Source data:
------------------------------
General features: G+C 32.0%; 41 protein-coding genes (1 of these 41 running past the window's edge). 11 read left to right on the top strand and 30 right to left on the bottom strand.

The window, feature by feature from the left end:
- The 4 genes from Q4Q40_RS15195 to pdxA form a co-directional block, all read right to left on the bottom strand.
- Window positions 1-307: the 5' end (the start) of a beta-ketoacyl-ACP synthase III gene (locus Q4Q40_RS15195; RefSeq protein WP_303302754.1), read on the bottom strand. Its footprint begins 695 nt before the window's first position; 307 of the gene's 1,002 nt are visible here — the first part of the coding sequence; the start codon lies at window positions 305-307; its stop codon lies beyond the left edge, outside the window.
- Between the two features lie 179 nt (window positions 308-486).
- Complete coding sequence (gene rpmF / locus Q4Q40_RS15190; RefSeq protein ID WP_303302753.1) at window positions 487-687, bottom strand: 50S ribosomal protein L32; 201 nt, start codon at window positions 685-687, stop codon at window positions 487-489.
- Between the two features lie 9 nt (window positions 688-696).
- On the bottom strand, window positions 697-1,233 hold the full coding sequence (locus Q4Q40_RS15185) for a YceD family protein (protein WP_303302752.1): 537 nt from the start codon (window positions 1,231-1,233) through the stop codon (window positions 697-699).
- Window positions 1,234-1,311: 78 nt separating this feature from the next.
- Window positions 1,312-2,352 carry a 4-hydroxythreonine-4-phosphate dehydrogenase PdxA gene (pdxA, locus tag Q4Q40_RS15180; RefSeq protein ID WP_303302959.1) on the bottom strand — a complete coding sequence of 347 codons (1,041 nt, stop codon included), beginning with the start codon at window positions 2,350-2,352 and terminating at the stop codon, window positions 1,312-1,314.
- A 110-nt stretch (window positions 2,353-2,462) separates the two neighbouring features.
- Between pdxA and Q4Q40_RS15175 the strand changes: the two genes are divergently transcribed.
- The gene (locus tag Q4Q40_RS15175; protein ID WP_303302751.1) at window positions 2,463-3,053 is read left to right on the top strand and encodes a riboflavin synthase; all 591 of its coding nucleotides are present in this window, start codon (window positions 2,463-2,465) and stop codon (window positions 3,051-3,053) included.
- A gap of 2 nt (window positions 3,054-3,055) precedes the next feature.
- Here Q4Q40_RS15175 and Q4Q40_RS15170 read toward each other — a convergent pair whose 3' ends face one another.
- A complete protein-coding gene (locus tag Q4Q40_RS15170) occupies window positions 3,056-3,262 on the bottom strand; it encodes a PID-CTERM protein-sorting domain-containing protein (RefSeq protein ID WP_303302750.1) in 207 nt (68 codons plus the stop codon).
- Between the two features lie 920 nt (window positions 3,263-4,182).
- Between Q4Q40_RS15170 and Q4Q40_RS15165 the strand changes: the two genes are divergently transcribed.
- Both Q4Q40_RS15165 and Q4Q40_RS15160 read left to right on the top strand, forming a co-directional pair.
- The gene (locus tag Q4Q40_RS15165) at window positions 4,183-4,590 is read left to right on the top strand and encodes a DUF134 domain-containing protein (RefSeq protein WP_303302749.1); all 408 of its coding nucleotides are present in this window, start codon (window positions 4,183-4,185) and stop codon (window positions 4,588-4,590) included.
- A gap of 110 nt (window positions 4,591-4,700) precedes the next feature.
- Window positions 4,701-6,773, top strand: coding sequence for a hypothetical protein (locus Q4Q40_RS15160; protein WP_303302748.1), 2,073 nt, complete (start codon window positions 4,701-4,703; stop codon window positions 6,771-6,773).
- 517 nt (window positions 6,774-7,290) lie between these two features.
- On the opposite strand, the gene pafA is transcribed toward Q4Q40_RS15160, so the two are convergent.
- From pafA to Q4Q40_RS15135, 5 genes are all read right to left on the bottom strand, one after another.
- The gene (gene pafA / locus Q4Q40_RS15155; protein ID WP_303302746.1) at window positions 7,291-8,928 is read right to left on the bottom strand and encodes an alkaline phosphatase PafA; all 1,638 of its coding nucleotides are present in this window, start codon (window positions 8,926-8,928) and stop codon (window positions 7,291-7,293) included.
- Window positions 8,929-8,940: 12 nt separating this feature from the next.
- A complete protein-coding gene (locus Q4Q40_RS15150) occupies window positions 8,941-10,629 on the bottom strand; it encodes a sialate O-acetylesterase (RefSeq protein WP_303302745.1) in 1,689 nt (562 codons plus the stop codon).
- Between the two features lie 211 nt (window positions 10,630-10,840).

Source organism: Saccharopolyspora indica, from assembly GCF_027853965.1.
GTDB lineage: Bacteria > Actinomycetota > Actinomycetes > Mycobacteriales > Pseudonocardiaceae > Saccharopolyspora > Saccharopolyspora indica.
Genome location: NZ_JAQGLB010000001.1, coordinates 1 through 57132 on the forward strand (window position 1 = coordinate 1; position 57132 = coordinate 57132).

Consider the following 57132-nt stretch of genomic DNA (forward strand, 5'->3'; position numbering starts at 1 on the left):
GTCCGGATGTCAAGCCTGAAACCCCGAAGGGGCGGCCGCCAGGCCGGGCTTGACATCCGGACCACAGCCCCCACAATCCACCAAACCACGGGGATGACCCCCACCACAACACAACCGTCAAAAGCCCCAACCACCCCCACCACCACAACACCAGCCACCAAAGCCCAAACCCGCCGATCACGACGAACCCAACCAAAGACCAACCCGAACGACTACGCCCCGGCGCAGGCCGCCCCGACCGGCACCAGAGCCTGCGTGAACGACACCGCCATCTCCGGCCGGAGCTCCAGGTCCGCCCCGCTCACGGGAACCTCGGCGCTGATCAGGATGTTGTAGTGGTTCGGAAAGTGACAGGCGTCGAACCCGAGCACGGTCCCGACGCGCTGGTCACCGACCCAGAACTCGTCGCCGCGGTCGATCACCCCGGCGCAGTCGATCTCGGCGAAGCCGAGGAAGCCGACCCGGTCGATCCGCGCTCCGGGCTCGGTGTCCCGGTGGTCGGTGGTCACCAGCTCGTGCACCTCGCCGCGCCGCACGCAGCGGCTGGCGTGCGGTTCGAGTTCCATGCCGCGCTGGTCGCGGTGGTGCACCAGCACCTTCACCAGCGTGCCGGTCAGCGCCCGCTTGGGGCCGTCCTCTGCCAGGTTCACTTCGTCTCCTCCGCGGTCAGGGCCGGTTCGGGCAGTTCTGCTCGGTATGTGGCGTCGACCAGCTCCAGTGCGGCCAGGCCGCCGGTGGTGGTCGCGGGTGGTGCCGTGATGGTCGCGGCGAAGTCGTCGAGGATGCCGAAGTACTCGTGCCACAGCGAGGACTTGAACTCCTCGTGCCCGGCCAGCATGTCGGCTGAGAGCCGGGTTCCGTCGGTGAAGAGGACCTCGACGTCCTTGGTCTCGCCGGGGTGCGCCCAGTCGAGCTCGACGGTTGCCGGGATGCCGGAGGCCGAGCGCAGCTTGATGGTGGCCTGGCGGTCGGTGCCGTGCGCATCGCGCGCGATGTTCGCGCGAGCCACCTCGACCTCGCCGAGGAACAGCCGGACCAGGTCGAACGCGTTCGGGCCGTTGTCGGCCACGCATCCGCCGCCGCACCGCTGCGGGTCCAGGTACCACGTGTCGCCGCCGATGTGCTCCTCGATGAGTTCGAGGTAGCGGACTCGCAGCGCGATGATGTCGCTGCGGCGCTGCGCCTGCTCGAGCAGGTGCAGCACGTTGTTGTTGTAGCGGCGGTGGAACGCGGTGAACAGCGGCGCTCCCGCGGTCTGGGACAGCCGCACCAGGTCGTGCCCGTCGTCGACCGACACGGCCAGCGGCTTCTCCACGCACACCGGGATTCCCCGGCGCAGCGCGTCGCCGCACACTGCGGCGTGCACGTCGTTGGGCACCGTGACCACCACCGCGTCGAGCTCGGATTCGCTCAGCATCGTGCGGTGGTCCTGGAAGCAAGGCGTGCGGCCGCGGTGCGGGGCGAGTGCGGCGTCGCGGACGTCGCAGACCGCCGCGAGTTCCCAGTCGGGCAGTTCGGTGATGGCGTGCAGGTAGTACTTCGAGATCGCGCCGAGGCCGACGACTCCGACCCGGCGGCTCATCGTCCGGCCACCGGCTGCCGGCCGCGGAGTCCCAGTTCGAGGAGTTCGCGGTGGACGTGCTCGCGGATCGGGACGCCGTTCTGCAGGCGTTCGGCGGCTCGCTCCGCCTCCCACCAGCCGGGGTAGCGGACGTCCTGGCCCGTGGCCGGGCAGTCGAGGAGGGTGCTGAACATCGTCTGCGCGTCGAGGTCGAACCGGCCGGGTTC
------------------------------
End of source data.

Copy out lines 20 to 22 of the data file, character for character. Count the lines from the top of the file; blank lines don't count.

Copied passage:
- The gene (locus tag Q4Q40_RS15165) at window positions 4,183-4,590 is read left to right on the top strand and encodes a DUF134 domain-containing protein (RefSeq protein WP_303302749.1); all 408 of its coding nucleotides are present in this window, start codon (window positions 4,183-4,185) and stop codon (window positions 4,588-4,590) included.
- A gap of 110 nt (window positions 4,591-4,700) precedes the next feature.
- Window positions 4,701-6,773, top strand: coding sequence for a hypothetical protein (locus Q4Q40_RS15160; protein WP_303302748.1), 2,073 nt, complete (start codon window positions 4,701-4,703; stop codon window positions 6,771-6,773).